Hebe 'Alicia Amherst'

Common Name: hebe 
Type: Broadleaf evergreen
Family: Plantaginaceae
Zone: 8 to 10
Height: 3.00 to 4.00 feet
Spread: 3.00 to 4.00 feet
Bloom Time: July to September
Bloom Description: Violet-purple
Sun: Full sun to part shade
Water: Medium
Maintenance: Medium
Suggested Use: Hedge
Flower: Showy
Leaf: Evergreen
Attracts: Butterflies
Other: Winter Interest
Tolerate: Deer


Winter hardy to USDA Zones 8-10. Plants will tolerate temperatures that occasionally dip to 15-20°F in winter. Best in full sun to part shade in moist well-drained loams. Root mulch helps retain even soil moisture.

Noteworthy Characteristics

Hebe (formerly included in the genus Veronica) is a genus containing more than 100 species and subspecies of medium to dwarf broadleaf evergreen shrubs which are native to New Zealand and generally noted for featuring outstanding foliage and showy flowers. A large number of hybrid plants have been produced over the years. In the U.S., hebes are primarily grown in the warm winter regions of California and along the coast in the Pacific Northwest.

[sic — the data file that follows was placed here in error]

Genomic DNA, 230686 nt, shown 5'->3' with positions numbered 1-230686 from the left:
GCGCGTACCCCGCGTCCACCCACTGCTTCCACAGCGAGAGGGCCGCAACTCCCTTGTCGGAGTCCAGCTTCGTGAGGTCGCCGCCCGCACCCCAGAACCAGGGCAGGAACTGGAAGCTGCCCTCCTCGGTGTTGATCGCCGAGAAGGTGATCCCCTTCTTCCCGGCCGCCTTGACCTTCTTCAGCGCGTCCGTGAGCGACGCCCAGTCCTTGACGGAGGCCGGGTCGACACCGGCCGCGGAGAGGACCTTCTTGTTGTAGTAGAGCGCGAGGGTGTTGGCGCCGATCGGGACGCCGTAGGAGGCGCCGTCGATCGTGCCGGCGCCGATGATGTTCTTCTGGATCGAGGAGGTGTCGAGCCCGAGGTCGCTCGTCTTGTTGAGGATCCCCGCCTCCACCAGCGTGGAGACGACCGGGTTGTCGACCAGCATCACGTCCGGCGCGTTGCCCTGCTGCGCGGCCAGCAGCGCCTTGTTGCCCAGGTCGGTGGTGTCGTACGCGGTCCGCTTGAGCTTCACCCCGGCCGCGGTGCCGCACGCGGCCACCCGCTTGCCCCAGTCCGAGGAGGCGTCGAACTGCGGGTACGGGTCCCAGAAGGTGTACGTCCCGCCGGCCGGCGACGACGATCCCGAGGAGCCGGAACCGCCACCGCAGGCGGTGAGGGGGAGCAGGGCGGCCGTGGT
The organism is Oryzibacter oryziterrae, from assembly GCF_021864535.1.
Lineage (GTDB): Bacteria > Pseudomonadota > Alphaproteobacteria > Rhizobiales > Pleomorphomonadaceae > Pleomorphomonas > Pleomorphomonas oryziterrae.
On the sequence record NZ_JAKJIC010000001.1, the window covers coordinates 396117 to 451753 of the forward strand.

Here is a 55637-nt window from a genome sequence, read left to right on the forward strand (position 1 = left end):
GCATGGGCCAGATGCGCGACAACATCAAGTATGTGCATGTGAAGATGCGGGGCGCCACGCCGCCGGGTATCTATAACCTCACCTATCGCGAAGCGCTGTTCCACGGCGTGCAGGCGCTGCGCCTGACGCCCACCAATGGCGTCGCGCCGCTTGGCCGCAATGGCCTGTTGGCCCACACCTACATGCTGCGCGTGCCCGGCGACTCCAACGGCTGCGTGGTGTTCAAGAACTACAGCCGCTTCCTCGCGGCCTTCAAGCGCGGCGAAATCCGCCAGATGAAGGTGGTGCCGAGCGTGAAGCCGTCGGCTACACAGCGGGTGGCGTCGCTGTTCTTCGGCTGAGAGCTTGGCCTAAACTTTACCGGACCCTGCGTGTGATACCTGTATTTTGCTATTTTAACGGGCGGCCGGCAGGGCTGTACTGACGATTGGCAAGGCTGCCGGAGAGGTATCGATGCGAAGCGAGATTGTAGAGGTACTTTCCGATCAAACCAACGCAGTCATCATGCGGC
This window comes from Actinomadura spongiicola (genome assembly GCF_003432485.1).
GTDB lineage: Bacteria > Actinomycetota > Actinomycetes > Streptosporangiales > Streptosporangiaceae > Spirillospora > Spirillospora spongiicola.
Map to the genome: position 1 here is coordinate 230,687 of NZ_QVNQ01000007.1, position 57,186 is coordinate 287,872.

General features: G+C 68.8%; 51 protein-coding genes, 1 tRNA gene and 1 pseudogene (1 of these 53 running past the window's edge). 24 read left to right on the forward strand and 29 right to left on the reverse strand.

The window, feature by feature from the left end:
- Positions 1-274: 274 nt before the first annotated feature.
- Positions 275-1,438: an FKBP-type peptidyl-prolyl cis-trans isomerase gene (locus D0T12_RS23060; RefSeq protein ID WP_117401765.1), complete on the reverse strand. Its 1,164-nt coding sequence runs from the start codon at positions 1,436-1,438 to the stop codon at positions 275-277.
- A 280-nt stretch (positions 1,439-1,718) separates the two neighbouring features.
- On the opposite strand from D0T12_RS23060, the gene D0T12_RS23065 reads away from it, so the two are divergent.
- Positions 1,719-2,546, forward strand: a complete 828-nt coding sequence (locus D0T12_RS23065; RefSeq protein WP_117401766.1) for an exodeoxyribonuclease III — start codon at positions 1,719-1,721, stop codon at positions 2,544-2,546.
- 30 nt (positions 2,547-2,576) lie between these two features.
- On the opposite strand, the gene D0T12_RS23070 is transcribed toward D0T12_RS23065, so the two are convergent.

Genus name honors the goddess of youth and cup-bearer to the gods.

‘Alicia Amherst’ (synonymous with H. ‘Veitchii’) is a purple-flowered hybrid cultivar that typically grows to 3-4’ tall and as wide. H. speciosa is one of its parents. Dark violet-purple flowers bloom in axillary spike-like racemes (each to 5” long) from late July to September. Glossy elliptic to elliptic-ovate dark green leaves (to 3-4” long) sometimes acquire light bronze-purple tones in winter.

Alicia Amherst (1865-1941) was an English horticulturist, garden designer and garden historian who wrote A History of Gardening in England published in 1895.


Watch for aphids and caterpillars. Downy mildew and various leaf spot diseases are also potential problems. Deer tend to avoid this plant.


Shrub border. Hedge. Specimen or small groups.